Air University Review, July-August 1982

Five Types of Revolutionaries

Dr. Mostafa Rejai
Dr. Kay Phillips

Through the ages, revolutionaries have been an endless source of fascination for both the scholarly and popular imagination. The democratic revolutions of England, America, France, and Mexico gave rise to such historic figures as Cromwell, Hampden, Pym, and Vane; Washington, Jefferson, Otis, Henry, and the Adamses; Danton, Marat, Mirabeau, and Robespierre; Carranza, Madero, and Obregón. The communist and nationalist revolutions of the twentieth century have catapulted into prominence such men as Lenin and Stalin, Mao and Chou En-lai, Ho and Giap, Castro and Guevara, Arafat and Habash, Nkomo and Mugabe. The list goes on.*

*In a work currently in progress, World Revolutionary Leaders, Mostafa Rejai and Kay Phillips are studying 135 revolutionary leaders from 31 revolutionary movements spanning four centuries and all major regions of the world.

All these men are bent on destroying the existing social order and replacing it with a new one. How they differ among themselves is a question that seldom has been addressed.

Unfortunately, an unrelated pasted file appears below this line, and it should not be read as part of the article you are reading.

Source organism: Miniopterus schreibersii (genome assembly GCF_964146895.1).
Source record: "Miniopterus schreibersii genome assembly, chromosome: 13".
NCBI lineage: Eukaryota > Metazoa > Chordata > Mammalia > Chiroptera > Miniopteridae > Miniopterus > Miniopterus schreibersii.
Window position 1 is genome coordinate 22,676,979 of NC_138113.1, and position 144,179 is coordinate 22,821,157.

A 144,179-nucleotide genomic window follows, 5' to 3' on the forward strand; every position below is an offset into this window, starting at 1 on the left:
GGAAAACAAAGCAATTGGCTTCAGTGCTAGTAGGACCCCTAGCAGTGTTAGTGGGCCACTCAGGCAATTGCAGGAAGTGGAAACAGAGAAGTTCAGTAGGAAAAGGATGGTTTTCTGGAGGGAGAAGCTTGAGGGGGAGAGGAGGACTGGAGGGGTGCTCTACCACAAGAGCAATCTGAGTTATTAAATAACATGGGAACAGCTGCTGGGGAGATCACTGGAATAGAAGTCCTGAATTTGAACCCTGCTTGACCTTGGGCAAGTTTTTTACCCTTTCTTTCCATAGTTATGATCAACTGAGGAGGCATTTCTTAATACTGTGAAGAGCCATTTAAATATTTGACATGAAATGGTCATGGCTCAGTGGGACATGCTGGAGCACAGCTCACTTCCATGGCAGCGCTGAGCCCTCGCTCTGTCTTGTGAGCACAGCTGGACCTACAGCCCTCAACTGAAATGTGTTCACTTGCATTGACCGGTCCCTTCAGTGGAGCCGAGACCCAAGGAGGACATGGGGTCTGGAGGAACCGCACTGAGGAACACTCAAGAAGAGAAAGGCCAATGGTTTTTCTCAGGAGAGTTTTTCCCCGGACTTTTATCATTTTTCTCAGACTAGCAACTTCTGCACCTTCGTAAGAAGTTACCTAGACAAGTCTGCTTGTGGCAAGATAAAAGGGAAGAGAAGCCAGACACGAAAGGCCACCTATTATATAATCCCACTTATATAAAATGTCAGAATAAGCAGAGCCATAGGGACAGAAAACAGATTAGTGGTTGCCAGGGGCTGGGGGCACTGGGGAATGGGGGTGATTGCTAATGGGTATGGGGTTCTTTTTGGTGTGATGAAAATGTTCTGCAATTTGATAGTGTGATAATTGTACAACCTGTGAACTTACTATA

Our close examination of a relatively large number of revolutionaries reveals five distinct types: The Founders, The Professional Revolutionaries, The Scholars, The Agitators, and The Generals. Of course, not every individual within each type embraces all traits identified.

The Founders, such as Washington, the Adamses, Cromwell, Pym, Marat, Mirabeau, Carranza, and Obregón, came from different time periods and cultural traditions. In common they represent a mature, solid, middle-aged, middle-class group—an image running counter to the popular stereotype of the revolutionary. These men were relatively well educated, had a variety of occupational backgrounds, and subscribed to a variety of democratic ideologies. Typically members of the establishment in their own societies, most of them appeared on the revolutionary landscape in response to situations of national crisis or emergency. Though cultured and cosmopolitan, The Founders had experienced little foreign travel and maintained few or no foreign contacts. In this sense, they were homegrown revolutionaries. These patriots and the patriarchs were the "fathers" of their countries, validating and legitimizing the revolution. The Founders sought to capture or preserve the identity, integrity, or independence of their nations.